DiCaprio Plus a Swedish-Chinese EV SPAC. Why Aren’t You Excited?
(Bloomberg Opinion) -- It’s the quintessential SPAC formula: Electric Vehicles + Leonardo DiCaprio + Tesla rivalry. But does it cut it anymore? Confirmation of Polestar’s $20 billion merger with a Nasdaq-listed SPAC has triggered none of the euphoria once seen in the sector.
Polestar is owned by Volvo Car Group and the chairman of Zhejiang Geely Holding Group Co., with Hollywood star DiCaprio also possessing an undisclosed stake. (Volvo itself is a subsidiary of Geely.) A combination with Gores Guggenheim Inc., first mooted in July, has now been agreed. The SPAC’s managers and shareholders, plus new external investors, together get an initial 6% stake in return for injecting $1.1 billion of cash.
This transaction certainly looks less speculative than past SPAC deals in the electric vehicle arena — as you’d expect given Polestar’s volume carmaker parentage. One vehicle, Polestar 2, is in production. Two electric SUVs — to be priced roughly in line with Porsche’s Cayenne and Macan — are due to launch in 2023. A luxury four-door sportscar, likely going up against Porsche’s Panamera, would follow in 2024.
No SPAC deal is complete without off-the-scale forecasts made by the very company supposed to deliver them. On Polestar’s own projections, volumes go from 29,000 this year to some 290,000 in 2025 as Polestar 2’s sales more than triple and new models take off. In turn, revenue would jump more than tenfold to some $18 billion in the same timeframe. Free cash flow finally turns positive in 2025 after burning $3.2 billion of cash along the way. Despite this, Polestar reckons success in delivering on these projections would see it taking only a 2% share of the premium segment on which it’s focused.
This firm is clearly well past the proof-of-concept stage. It also has the benefit of an established manufacturing base. But its ability to deliver still rests on how quickly it can ramp up production and see off competition from other carmakers fighting for space in a lucrative part of the market. Gores investors aren’t taking that as a given.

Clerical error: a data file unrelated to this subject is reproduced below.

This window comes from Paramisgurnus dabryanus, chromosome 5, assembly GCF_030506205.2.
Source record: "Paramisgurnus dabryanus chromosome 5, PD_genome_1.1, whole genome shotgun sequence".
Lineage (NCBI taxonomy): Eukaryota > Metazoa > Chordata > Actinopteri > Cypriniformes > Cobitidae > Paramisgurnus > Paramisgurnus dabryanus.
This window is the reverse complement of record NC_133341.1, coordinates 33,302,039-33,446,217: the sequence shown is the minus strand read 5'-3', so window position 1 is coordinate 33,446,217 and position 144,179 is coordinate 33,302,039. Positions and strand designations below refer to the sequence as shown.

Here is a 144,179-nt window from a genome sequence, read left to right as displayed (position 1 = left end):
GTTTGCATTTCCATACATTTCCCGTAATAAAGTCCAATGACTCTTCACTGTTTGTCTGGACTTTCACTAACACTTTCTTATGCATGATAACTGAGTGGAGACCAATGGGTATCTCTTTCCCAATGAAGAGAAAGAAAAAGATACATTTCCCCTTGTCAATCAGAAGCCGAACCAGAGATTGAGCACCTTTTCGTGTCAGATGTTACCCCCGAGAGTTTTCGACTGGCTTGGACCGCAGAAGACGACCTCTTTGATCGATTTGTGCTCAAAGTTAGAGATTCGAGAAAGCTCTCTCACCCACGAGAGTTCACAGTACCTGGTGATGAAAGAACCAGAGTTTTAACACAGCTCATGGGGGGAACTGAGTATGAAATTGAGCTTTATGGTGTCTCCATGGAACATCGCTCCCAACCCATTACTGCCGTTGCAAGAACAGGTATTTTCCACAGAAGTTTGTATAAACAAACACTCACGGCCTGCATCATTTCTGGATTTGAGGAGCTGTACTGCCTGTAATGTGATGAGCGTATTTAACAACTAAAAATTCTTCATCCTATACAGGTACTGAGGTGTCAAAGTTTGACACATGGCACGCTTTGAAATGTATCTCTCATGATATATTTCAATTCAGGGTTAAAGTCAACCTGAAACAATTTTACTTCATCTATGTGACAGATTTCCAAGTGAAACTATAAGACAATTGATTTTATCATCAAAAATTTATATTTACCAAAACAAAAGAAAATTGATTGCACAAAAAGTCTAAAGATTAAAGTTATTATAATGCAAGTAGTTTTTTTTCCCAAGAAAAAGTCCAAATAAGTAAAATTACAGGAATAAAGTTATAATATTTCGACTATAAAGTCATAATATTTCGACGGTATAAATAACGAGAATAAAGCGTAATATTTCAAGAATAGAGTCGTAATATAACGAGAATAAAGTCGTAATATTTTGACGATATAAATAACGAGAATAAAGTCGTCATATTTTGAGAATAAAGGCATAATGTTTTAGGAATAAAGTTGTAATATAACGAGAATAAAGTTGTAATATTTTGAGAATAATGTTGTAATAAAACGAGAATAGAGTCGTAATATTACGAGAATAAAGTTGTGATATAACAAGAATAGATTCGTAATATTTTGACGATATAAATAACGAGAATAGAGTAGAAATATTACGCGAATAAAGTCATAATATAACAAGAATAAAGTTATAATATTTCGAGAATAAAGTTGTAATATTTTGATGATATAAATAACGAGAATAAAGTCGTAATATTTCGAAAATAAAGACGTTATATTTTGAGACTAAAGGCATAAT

The deal valued Polestar at three times 2023 estimated sales, falling to 1.5 times 2024 revenue, according to its own projections. Profitable Tesla trades on 9.4 times 2023 estimated sales, falling to 8.6 times in 2024, based on analysts’ forecasts compiled by Bloomberg. In this world, you can always find a racy comparator. Tesla and peer Lucid Group Inc. occupy their own reality. Against other electric vehicle makers, the valuation gap is less pronounced. Pricing in Polestar’s growth will rightly depend on sales starting to become real.
Investors pushed up Gores’s shares only 5% on the news, to a level just above what was seen when deal talks first emerged. That caution is warranted. For starters, stock-market investors will be in a tiny minority. The market may also see a stock overhang hang here. And Gores’ other recent SPAC deals have a mixed trading record.
“The only global EV pure play alongside Tesla” is how Polestar markets itself. It’s what investors used to be dying to hear — but maybe they’re getting more mindful about what they’ll pay for it.
This column does not necessarily reflect the opinion of the editorial board or Bloomberg LP and its owners.
Chris Hughes is a Bloomberg Opinion columnist covering deals. He previously worked for Reuters Breakingviews, as well as the Financial Times and the Independent newspaper.
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